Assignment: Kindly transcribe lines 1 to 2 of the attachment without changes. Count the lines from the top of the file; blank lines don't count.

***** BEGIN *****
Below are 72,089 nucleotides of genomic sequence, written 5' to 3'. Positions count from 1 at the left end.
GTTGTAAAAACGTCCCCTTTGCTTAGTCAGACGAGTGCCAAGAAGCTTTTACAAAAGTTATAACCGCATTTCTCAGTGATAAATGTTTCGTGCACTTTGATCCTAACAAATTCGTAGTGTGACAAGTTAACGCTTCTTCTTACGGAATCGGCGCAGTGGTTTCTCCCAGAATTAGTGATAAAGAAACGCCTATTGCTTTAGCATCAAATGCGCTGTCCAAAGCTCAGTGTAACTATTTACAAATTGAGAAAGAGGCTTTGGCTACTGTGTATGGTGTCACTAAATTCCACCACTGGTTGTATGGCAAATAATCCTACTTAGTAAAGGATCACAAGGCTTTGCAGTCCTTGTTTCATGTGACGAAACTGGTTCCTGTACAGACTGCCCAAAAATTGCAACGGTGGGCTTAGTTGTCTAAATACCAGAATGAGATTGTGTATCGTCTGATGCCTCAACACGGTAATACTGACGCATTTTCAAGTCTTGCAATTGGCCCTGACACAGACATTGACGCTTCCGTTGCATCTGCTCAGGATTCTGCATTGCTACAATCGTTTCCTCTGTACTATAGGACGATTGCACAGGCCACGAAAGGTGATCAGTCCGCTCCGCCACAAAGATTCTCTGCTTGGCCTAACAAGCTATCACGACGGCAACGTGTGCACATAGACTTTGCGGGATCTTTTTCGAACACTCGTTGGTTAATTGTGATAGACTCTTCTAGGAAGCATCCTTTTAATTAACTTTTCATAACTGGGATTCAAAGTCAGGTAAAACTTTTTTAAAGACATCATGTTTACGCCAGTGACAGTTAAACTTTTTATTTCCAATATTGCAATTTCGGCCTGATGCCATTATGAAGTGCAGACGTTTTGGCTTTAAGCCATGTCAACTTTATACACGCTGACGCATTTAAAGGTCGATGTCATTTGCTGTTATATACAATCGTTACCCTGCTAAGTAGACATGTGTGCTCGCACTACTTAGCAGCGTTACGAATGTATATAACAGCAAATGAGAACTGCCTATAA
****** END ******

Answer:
Below are 72,089 nucleotides of genomic sequence, written 5' to 3'. Positions count from 1 at the left end.
GTTGTAAAAACGTCCCCTTTGCTTAGTCAGACGAGTGCCAAGAAGCTTTTACAAAAGTTATAACCGCATTTCTCAGTGATAAATGTTTCGTGCACTTTGATCCTAACAAATTCGTAGTGTGACAAGTTAACGCTTCTTCTTACGGAATCGGCGCAGTGGTTTCTCCCAGAATTAGTGATAAAGAAACGCCTATTGCTTTAGCATCAAATGCGCTGTCCAAAGCTCAGTGTAACTATTTACAAATTGAGAAAGAGGCTTTGGCTACTGTGTATGGTGTCACTAAATTCCACCACTGGTTGTATGGCAAATAATCCTACTTAGTAAAGGATCACAAGGCTTTGCAGTCCTTGTTTCATGTGACGAAACTGGTTCCTGTACAGACTGCCCAAAAATTGCAACGGTGGGCTTAGTTGTCTAAATACCAGAATGAGATTGTGTATCGTCTGATGCCTCAACACGGTAATACTGACGCATTTTCAAGTCTTGCAATTGGCCCTGACACAGACATTGACGCTTCCGTTGCATCTGCTCAGGATTCTGCATTGCTACAATCGTTTCCTCTGTACTATAGGACGATTGCACAGGCCACGAAAGGTGATCAGTCCGCTCCGCCACAAAGATTCTCTGCTTGGCCTAACAAGCTATCACGACGGCAACGTGTGCACATAGACTTTGCGGGATCTTTTTCGAACACTCGTTGGTTAATTGTGATAGACTCTTCTAGGAAGCATCCTTTTAATTAACTTTTCATAACTGGGATTCAAAGTCAGGTAAAACTTTTTTAAAGACATCATGTTTACGCCAGTGACAGTTAAACTTTTTATTTCCAATATTGCAATTTCGGCCTGATGCCATTATGAAGTGCAGACGTTTTGGCTTTAAGCCATGTCAACTTTATACACGCTGACGCATTTAAAGGTCGATGTCATTTGCTGTTATATACAATCGTTACCCTGCTAAGTAGACATGTGTGCTCGCACTACTTAGCAGCGTTACGAATGTATATAACAGCAAATGAGAACTGCCTATAA